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Healthy Congress Index Update: Congress Continuing Toward Improved Effectiveness

Washington, D.C.– The 114th Congress continues to show promising progress compared to recent congresses, especially with upticks in the number of working days in session and amendments considered in the Senate, according to the Bipartisan Policy Center’s (BPC) newly-updated Healthy Congress Index. These positive trends toward a more effective Congress build on the initial signs of progress found in April’s first set of data.

“The good news is that Congress is continuing to move in the right direction: staying in session more often, empowering committees to work together,” said Senator Tom Daschle, a co-chair of BPC’s Commission on Political Reform (CPR).

“There is still a lot of work to be done, but the trend is moving a direction where the American people should take notice.” “No one benefits when Congress is unable to move legislation through the process,” said Sen. Trent Lott, a CPR co-chair. “The American people deserve a legislative body that is able to debate the most important issues of the day.”

The measures of the Healthy Congress Index include: the number of days Congress spent on legislative business; how open the Senate was to debate and amendments; and how effectively Congress followed “regular order” by allowing a substantial committee process, robust floor debate and resolving of House and Senate differences in conference committees.

Key findings of the second quarter update to the Healthy Congress Index include:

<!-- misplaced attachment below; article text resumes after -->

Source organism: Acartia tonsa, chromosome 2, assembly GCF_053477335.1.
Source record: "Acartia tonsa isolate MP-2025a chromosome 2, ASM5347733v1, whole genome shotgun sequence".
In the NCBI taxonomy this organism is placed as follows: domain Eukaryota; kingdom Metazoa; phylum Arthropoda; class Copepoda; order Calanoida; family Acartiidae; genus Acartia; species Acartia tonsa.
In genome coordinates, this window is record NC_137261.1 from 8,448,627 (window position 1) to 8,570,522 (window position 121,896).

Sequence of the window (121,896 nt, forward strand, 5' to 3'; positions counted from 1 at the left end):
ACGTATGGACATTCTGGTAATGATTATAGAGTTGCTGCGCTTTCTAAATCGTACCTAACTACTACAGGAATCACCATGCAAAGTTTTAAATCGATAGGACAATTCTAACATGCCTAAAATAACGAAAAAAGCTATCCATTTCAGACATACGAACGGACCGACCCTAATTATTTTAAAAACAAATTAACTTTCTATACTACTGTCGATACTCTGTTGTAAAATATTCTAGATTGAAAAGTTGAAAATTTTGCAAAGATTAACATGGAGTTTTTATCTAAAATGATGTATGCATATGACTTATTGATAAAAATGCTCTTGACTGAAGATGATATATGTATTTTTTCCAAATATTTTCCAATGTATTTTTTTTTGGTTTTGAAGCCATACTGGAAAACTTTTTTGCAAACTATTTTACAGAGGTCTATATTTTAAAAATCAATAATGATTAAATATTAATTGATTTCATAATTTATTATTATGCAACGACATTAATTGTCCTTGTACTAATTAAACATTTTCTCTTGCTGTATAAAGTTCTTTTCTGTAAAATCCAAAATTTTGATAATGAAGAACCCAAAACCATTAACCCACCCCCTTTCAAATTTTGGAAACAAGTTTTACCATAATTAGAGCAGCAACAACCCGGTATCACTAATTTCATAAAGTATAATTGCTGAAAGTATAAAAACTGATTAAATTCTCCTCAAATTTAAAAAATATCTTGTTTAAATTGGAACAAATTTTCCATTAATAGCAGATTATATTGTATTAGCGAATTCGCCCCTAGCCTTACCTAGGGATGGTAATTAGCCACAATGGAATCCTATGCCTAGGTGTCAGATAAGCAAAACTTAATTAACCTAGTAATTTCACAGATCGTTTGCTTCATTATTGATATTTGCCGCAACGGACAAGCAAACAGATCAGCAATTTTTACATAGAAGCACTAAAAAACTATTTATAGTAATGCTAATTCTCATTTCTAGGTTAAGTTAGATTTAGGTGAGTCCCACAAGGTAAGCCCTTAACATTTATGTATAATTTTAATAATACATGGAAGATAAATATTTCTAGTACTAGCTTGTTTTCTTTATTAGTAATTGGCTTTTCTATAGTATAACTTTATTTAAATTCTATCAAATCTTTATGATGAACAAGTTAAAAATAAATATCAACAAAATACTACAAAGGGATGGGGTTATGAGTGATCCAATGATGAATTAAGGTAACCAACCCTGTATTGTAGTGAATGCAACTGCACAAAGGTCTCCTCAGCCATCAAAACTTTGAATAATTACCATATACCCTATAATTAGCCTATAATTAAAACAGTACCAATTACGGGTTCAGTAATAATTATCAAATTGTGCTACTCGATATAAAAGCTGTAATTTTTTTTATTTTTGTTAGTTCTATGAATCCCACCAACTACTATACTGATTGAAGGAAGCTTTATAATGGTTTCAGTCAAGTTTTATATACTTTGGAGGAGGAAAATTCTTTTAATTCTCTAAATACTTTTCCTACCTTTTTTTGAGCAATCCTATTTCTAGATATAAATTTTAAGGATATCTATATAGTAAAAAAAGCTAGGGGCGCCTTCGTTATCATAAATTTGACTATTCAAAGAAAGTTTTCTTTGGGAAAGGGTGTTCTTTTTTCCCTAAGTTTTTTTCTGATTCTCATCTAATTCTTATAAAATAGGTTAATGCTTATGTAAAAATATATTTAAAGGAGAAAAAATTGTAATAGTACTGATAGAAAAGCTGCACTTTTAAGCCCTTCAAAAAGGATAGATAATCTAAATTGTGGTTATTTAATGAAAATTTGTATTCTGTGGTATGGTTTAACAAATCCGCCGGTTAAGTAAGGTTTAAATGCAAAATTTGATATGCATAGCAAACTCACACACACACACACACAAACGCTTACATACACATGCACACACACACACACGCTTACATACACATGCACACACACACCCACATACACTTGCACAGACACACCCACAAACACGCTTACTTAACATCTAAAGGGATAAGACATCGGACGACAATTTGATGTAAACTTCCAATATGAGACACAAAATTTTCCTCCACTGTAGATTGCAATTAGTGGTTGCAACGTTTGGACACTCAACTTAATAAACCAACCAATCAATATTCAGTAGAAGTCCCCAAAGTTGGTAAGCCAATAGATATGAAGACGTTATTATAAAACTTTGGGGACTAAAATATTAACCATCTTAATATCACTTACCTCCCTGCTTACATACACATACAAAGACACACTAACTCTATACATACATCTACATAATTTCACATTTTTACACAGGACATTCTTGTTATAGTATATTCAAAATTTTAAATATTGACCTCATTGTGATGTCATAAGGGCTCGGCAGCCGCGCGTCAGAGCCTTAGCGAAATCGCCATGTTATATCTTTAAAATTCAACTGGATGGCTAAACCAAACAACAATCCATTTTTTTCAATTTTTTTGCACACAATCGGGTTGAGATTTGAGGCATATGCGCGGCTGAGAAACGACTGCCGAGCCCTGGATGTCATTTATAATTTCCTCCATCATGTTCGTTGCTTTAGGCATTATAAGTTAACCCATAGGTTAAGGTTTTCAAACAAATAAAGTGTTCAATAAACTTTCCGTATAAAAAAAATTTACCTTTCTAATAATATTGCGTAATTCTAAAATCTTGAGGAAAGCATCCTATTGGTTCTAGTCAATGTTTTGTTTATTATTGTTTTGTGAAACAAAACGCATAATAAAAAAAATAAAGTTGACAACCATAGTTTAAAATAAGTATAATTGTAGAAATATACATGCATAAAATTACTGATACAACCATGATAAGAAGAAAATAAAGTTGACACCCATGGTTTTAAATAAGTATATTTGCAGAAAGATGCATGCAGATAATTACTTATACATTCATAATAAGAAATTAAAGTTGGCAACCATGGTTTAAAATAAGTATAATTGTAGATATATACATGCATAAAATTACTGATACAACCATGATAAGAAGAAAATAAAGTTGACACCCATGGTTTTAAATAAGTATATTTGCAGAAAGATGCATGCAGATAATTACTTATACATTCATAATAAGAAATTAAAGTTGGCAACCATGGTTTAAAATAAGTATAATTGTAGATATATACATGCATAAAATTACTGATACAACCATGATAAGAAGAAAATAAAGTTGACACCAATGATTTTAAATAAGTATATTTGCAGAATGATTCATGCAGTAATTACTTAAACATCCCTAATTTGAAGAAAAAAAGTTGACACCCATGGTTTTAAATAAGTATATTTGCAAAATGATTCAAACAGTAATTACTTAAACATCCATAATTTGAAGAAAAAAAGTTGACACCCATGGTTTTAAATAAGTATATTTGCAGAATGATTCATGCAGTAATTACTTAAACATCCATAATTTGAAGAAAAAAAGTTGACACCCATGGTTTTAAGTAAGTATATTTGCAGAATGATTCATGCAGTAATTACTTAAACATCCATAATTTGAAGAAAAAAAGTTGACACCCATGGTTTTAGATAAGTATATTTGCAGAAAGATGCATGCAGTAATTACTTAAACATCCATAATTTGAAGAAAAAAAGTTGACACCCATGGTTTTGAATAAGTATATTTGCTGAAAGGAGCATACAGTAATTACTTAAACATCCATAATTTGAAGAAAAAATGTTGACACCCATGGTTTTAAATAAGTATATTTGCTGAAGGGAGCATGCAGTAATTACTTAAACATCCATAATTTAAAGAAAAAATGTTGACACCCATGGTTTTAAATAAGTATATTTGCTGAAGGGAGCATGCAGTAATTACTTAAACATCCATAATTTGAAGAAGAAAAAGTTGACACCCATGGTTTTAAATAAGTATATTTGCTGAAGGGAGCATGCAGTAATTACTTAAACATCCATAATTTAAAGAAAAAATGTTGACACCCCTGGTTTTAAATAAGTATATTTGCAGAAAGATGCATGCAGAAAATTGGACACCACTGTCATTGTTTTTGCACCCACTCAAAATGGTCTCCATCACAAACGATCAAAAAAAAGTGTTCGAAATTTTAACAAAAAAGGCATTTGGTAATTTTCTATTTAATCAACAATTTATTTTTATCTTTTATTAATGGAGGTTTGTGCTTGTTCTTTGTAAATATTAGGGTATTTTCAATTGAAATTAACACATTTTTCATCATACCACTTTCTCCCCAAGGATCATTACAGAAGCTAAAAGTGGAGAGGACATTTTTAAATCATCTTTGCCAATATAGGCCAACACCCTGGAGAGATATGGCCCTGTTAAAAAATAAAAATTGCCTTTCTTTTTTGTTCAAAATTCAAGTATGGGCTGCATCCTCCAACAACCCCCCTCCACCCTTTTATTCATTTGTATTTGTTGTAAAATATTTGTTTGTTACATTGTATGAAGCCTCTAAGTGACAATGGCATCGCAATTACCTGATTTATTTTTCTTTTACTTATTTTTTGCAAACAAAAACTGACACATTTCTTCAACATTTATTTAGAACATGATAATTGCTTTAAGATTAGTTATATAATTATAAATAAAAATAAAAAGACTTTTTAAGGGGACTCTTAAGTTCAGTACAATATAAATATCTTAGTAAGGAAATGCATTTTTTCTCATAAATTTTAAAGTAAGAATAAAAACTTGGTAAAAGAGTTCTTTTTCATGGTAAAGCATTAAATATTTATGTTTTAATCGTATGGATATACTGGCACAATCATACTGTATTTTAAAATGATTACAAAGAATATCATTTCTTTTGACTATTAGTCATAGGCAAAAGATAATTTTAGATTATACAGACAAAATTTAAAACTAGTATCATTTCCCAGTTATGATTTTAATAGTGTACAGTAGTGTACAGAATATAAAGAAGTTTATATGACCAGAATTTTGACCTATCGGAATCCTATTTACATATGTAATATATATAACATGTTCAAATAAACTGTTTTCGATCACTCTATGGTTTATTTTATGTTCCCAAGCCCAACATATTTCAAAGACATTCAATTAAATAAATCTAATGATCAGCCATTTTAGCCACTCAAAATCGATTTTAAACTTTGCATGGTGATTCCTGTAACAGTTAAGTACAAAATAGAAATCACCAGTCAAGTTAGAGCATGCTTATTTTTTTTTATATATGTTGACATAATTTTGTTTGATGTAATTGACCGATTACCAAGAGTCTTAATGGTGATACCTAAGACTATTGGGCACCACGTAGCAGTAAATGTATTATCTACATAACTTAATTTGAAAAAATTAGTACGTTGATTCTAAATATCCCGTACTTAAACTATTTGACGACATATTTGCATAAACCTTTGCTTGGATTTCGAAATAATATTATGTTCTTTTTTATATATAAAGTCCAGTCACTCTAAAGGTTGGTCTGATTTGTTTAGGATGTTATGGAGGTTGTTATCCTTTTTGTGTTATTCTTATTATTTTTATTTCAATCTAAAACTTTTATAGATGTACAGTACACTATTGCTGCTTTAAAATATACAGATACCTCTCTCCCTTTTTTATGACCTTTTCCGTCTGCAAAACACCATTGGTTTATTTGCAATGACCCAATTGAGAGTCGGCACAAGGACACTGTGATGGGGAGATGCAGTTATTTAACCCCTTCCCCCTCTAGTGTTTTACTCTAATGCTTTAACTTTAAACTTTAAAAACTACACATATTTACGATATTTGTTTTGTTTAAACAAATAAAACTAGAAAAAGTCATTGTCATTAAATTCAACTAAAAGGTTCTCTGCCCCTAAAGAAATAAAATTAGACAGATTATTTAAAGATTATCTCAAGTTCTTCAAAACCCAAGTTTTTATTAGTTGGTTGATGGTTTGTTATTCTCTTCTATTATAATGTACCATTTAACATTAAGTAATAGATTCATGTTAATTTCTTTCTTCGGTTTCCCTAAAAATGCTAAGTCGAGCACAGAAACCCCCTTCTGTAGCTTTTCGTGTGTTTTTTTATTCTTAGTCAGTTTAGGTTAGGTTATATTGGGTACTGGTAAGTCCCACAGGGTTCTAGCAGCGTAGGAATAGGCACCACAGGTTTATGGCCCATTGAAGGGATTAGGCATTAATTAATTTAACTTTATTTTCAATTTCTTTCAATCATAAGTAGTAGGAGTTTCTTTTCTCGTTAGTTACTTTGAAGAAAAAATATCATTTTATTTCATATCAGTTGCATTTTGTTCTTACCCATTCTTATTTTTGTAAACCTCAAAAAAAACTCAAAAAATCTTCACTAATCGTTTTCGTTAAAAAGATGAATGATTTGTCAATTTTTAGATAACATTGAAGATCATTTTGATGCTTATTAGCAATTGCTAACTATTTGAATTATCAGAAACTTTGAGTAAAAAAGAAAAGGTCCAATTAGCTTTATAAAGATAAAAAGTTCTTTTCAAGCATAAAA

• Congressional committees have been extremely active, reporting a significantly larger number of bills than the previous two congresses and at levels comparable to or slightly higher than the past congresses measured.
  • The Senate has seen an increase in the number of working days, nearly on pace for 45-50 working days per quarter, while the House has had about as many working days as recent congresses.
  • Cloture votes in the Senate have increased considerably, which is due in part to multiple attempts to invoke cloture, and thereby end debate, on the same underlying measure.

Read the full results of the Index and further analysis on BPC’s website.

The index is part of BPC’s long-term effort to bring accountability to Congress and answer the question: “How is Congress governing?” The criteria are based on key recommendations released last year by the Bipartisan Policy Center’s Commission on Political Reform, which was created to investigate the causes and consequences of America’s partisan political divide and make recommendations to reinvigorate a political process that can work during a time of hyper-polarized politics.

“The challenges—both domestic and international—facing our country today are as serious and sobering as ever,” said Secretary Dan Glickman, a CPR co-chair. “We need a Congress equipped to confront those challenges and make progress on the issues Americans care about, rather than one mired in gridlock and acrimony.”

“After years of being moribund, Congress at least has a pulse,” said Sen. Olympia Snowe, a CPR co-chair. “Now, a number of difficult and divisive issues on the horizon will test whether this is truly a road to recovery from gridlock and dysfunction that will allow Congress to address the critical areas that matter to Americans. We must hold Congress accountable to ensure that they do.”

The index compiles and analyzes data from a variety of publicly available records for both the current and past congresses, including the Congressional Record and House and Senate daily calendars. Today’s update follows on the initial April 2015 release. Additional updates will follow in October 2015 and January 2016.